The word inevitable comes to mind, Ewen. It's your body telling you enough is ENOUGH. You are a man not a machine and the human brain does not have a limitless ability to process. Be warned! The next step is self implosion!! Get out into nature and give the digital world a break before it breaks you!

Thing is, Eva, it's not the digital world that's causing the impending implosion - it's the physical one. It's having to be in a place at a certain time with certain people, instead of being able to go with the flow that's the problem. It's having an experience over which I should have control being too organised by other events and environments.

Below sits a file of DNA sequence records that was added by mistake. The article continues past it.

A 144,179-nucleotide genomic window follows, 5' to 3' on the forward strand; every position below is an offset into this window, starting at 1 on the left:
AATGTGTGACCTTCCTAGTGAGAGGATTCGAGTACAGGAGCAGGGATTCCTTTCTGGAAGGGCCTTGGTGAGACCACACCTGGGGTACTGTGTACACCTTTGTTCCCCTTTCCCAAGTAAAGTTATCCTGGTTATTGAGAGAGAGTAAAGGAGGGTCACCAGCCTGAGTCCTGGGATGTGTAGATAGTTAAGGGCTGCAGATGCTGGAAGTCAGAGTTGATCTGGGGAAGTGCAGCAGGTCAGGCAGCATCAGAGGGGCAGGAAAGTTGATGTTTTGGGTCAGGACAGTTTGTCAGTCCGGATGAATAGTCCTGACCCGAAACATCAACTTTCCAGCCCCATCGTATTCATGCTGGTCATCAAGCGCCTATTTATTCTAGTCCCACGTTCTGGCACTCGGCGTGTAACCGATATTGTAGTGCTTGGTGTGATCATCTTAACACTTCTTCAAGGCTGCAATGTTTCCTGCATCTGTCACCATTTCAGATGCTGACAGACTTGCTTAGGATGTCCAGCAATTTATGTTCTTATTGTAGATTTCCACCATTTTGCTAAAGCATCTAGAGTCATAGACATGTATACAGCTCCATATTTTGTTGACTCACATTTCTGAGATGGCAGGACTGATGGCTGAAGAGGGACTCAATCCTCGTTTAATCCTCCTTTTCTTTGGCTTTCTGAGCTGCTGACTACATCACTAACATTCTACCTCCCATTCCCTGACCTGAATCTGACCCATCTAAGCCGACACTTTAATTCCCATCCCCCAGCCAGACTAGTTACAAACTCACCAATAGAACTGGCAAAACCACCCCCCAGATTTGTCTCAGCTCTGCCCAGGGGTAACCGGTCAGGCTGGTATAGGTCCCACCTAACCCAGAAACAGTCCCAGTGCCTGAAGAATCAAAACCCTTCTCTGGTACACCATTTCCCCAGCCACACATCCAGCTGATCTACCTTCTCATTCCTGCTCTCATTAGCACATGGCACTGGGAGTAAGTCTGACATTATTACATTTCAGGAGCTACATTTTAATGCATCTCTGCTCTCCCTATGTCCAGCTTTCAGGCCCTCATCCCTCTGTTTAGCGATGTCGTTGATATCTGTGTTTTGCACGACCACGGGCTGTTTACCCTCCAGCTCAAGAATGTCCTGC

Needless to say, I'm getting out of that feeling now that the conference proper has started. Looking forward to some good old doing one thing at a time for a while.

Good on ya! Enjoy!

Hi Ewan!

Thanks so much for posting this. I thoroughly enjoyed our time chatting at UTC and I am glad that Cognitive Load Theory is giving you some verbiage to how you feel. Please let me know if I can ever be of service!


Chris Craft